When the Government of Ontario announced its plan to cancel the 2015 health curriculum and revert back to the outdated 1998 curriculum, Action Canada, in collaboration with The 519 and SHORE Centre, submitted an urgent appeal to the UN’s Special Procedures to draw attention to the human rights violations occurring as a result. On 19 December 2018, Canada received an official communication endorsed by UN human rights experts demanding Canada take immediate steps to ensure compliance with human rights obligations.
The message to Canada from the UN was clear: federal and provincial governments have an obligation to ensure all young people are provided with sexuality education, and failure to ensure access to sexuality education is a violation of human rights.
In response to the Communication, the Government of Canada, in collaboration with the Government of Ontario, submitted a response which: fails to take adequate responsibility for human rights obligations (particularly regarding non-retrogression), puts forward inaccurate information regarding the curriculum in question, falsely claims there is no definition of “age appropriate,” refutes any violation of the freedom of expression of teachers by denying the creation of the “snitch” line, presents misleading information regarding the curriculum consultations, and incorrectly attributes rights entitlements to parents.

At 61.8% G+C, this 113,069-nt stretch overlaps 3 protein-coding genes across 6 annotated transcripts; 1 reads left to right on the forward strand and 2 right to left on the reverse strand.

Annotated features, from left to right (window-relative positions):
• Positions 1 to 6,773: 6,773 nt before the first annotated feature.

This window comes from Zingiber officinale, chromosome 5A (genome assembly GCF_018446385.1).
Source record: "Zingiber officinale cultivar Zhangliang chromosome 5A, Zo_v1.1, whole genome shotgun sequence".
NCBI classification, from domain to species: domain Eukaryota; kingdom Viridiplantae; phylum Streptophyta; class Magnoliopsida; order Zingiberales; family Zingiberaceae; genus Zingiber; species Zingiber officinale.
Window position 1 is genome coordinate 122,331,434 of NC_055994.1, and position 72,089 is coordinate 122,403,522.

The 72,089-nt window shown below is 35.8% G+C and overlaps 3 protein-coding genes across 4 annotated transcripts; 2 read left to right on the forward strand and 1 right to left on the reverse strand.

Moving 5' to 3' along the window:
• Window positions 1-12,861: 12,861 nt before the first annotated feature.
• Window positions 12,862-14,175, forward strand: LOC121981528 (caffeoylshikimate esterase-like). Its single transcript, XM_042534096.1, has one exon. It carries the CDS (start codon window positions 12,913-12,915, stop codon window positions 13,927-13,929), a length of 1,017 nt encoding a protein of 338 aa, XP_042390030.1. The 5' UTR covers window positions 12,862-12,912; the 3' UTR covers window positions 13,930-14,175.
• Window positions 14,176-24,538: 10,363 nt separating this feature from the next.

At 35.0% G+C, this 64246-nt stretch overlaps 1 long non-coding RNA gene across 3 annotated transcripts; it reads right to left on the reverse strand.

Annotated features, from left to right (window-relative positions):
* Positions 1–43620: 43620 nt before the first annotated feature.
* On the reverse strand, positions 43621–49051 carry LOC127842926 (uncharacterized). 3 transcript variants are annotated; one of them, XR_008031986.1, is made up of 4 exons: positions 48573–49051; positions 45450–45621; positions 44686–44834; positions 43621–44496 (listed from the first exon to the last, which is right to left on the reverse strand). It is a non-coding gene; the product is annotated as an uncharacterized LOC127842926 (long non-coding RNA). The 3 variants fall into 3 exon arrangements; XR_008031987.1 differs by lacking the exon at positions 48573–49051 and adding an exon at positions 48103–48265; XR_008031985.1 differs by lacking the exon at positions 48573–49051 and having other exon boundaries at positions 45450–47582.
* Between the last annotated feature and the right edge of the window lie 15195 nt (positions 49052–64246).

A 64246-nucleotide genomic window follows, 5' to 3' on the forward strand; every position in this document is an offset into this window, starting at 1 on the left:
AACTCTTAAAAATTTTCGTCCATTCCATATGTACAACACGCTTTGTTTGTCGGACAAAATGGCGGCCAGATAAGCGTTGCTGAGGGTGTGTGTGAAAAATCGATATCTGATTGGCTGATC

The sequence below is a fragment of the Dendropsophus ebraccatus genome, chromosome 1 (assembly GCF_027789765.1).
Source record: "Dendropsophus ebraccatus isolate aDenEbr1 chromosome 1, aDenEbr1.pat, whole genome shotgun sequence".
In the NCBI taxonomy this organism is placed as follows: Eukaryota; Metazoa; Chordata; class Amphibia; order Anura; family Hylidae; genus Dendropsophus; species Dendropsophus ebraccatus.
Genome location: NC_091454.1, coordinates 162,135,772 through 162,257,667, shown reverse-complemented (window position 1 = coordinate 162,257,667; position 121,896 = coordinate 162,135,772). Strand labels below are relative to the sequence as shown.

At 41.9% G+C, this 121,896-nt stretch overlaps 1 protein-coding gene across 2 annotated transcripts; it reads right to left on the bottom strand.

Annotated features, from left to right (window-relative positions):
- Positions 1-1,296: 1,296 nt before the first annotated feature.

Immediate action from Canada is required to even the playing field on sex-ed. The federal government has an obligation to ensure young peoples’ right to comprehensive sexuality education is upheld. In order to do so, we urge the federal government to:
- Engage the Government of Ontario in order to re-submit information to UN Special Procedures and address inaccuracies contained in the initial response (see information presented below);
- Engage all Provinces and Territories towards the creation of robust accountability mechanisms to implement, monitor, and evaluate comprehensive sexuality education in line with the soon to be re-released Canadian Guidelines on sexuality education, the UNESCO technical guidelines on comprehensive sexuality education, and international human rights law;
- Allocate resources for the training of professional sexual health educators;
- Publish and disseminate information regarding the rights of young people to receive accurate, evidence-based comprehensive sexuality education in order to drive demand for high-quality sexuality education and empower young people with information regarding their rights;
- Engage in national data collection on a full range of sexual health indicators.